Who Has The Responsibility?

         On June 23rd, the lives of my husband and I changed forever: We became parents to a handsome baby boy. Suddenly, every article I read linked to Facebook, every news item I see on tv, has become that much more real to me. I view these items through the knowing lens that one day, my son may come face to face with ordeals much like the ones I see in front of me. Dilemmas that are not simple, and can change a person’s life. 

           One such dilemma was a post that has become viral on many of my facebook friends’ walls. It is an open letter, originally addressed to the female friends of the author’s son, and later posted as an FYI (if you’re a teenage girl.

            I believe I went through most of the stages of grieving in reading this post. Initially, I wanted to deny the uncomfortable, crawly feeling it gave me. I wanted to deny the very existence of such an attitude, that this mother was blaming these girls if her sons objectified them. I wanted to deny that we live in a world where mothers direct their lectures, not at the sons of whom they are charged with the responsibility of raising, but the young, naive girls who are simply making poor and uninformed decisions. This is an attitude I see all too often in the world, in Steubenville High School, for example, but do we really have this attitude in church? Well, sadly, from personal experience, I can say yes. The reality of this both saddens, and angers me. 

                From a Biblical standpoint, men are charged with the duty to shelter and protect women. The very name, husband, comes from husbandry, which is the tending and caring for plants or animals. I am by no means saying that women are limited and can’t be like men in this regard…just look at the term “mother bear,” for example. I am, however, saying that the very definition of being a married male is one of looking after their partner. Are we not, then, sending a very backwards message, by telling women that it is THEIR job solely to make sure the men aren’t looking at them with the wrong intentions? If men are given this job by God, which most christians would agree that they are, then why are we to believe that these very same men have such weak willpower, that a woman is to blame if men linger too long on the site of a miniskirt, or a strapless t-shirt? Or, dare I say, a profile picture that may possibly indicate a state of undress? 

             I am not saying that as women, we should not consider how we dress. I think it is healthy to implore girls to have self respect, and to realize that they are worth far more than a sexual object. I do not think that the mother who wrote that letter was attempting to hurt those girls, and I’m sure she is coming from a place of good intentions. Yet, why is there no indication that her sons are being admonished, and instead, there is an appearance of choosing to build a protective wall around her sons, rather than choosing the opportunity to teach her sons HOW to behave when faced with these images of women everyday?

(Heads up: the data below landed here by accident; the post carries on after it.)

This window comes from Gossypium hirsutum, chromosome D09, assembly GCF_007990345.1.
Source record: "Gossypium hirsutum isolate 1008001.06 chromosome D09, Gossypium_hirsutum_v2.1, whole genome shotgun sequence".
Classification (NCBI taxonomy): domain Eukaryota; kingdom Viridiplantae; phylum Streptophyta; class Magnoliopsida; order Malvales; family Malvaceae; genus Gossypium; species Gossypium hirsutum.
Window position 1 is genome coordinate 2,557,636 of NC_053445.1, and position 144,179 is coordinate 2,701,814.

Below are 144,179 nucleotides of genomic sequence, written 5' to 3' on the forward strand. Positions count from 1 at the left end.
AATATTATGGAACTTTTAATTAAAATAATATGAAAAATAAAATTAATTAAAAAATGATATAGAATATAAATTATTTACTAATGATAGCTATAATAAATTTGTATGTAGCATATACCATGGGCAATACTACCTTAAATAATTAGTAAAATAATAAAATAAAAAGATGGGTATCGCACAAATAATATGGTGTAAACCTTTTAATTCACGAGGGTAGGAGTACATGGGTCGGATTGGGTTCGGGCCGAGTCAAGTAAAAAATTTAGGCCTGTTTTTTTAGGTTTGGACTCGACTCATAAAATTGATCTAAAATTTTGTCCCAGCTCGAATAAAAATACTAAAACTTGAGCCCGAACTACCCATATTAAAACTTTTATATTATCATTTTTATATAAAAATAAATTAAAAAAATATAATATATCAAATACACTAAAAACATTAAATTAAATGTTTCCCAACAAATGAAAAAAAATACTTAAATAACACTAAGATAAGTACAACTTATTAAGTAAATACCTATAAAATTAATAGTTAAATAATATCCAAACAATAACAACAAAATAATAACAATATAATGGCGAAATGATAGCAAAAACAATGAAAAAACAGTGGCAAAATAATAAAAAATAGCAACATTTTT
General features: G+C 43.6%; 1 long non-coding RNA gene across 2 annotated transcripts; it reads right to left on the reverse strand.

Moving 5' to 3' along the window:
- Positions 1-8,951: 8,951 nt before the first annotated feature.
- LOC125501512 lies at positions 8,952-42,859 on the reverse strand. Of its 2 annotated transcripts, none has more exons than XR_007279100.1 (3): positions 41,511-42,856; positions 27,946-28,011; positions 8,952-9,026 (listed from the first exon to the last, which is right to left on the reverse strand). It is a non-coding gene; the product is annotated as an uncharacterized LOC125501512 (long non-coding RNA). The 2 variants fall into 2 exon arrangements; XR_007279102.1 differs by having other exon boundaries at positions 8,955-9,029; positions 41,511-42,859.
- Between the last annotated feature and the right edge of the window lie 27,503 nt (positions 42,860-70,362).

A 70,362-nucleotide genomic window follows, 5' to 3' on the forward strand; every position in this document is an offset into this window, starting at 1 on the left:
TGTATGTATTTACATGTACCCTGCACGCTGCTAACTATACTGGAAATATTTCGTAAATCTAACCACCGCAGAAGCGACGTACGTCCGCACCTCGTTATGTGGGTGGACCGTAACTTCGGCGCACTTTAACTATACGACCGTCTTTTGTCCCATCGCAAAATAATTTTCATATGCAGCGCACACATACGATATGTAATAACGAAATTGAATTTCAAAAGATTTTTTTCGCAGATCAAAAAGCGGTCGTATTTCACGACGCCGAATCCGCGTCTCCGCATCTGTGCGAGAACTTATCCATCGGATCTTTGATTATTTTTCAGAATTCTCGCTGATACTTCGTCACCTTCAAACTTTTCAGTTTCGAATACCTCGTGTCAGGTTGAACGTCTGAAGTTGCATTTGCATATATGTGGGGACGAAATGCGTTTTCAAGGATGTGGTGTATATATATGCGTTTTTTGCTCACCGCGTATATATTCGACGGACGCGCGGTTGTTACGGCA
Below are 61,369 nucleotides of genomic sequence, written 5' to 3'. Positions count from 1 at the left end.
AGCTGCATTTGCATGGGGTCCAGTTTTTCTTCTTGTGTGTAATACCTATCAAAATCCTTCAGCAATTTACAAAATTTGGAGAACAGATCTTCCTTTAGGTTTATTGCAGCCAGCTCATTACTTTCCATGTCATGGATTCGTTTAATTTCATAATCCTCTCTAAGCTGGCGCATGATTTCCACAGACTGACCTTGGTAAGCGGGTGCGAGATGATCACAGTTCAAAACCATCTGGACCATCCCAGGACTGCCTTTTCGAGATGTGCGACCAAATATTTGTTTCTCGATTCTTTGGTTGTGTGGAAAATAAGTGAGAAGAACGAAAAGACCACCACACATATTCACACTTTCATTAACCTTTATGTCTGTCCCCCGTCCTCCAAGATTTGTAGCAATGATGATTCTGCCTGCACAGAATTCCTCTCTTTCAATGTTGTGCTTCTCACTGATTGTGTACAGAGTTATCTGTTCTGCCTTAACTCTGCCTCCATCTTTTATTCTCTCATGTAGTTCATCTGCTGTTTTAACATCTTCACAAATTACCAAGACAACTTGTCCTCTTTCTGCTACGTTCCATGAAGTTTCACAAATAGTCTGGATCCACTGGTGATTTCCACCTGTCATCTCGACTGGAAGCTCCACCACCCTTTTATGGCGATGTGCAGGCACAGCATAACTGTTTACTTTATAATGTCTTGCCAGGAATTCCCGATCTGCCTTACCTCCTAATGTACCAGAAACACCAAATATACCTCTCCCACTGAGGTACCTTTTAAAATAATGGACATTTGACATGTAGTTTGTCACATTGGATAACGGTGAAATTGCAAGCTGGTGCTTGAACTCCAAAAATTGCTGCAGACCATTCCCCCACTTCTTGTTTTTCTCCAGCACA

I realize I am raising my son in a world where he will be surrounded by images of women that are derogatory, sexualized and demeaning. I realize that he will have to make tough choices, and that sometimes he may stumble. As his parents, I believe it is my husband and I’s job to help pick him back up and lovingly show him, by example, how to treat those women he encounters. Rather than expect the world, which we can not control, to change to make him more comfortable, we must teach him grace, and how to turn away from temptation. How to show his future partner love and respect, so she will know that she doesn’t need to be wearing a skimpy negligee to have his attention. To behave towards her like a big brother, who wouldn’t want ANY man messing around with his little sister. With God’s help, we will do this job as best we possibly can. I hope that, when he goes to school, and some young lady walks past him wearing a tube top and short shorts, he does not write her off, or objectify her with his gaze. Instead, I hope he looks her in the eyes and learns her name, her favorite colour, and holds the classroom door open for her…not because he wants to score brownie points so she might go on a date with him, but because it is the right thing to do.

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Loneliness

“LONELINESS”
In the distance
A deserted swing
Slowly creaks
Back and forth.
Gusts of wind
Toss Gum wrappers
About a broken slide.
Destitue of children,
The playground
Is uninhabited.
Abandoned, bare,
The park is a picture
Of loneliness.

-RB, age nine, Grade four

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Reflections from a nine year old

“I CAN FLY”
On soaring eagle’s wings I ride,
I dance with the wind, and tumble and glide.
I twirl with tornados, down rainbows I slide:
When I’m tired, I sleep on the clouds.

With the clouds I shape pictures, row upon row
On the mountains at sunset, I taste the pink snow
From star to star I do-si-do:
But when I’m tired, I sleep on the clouds.
-R.B., Age nine, 4th grade

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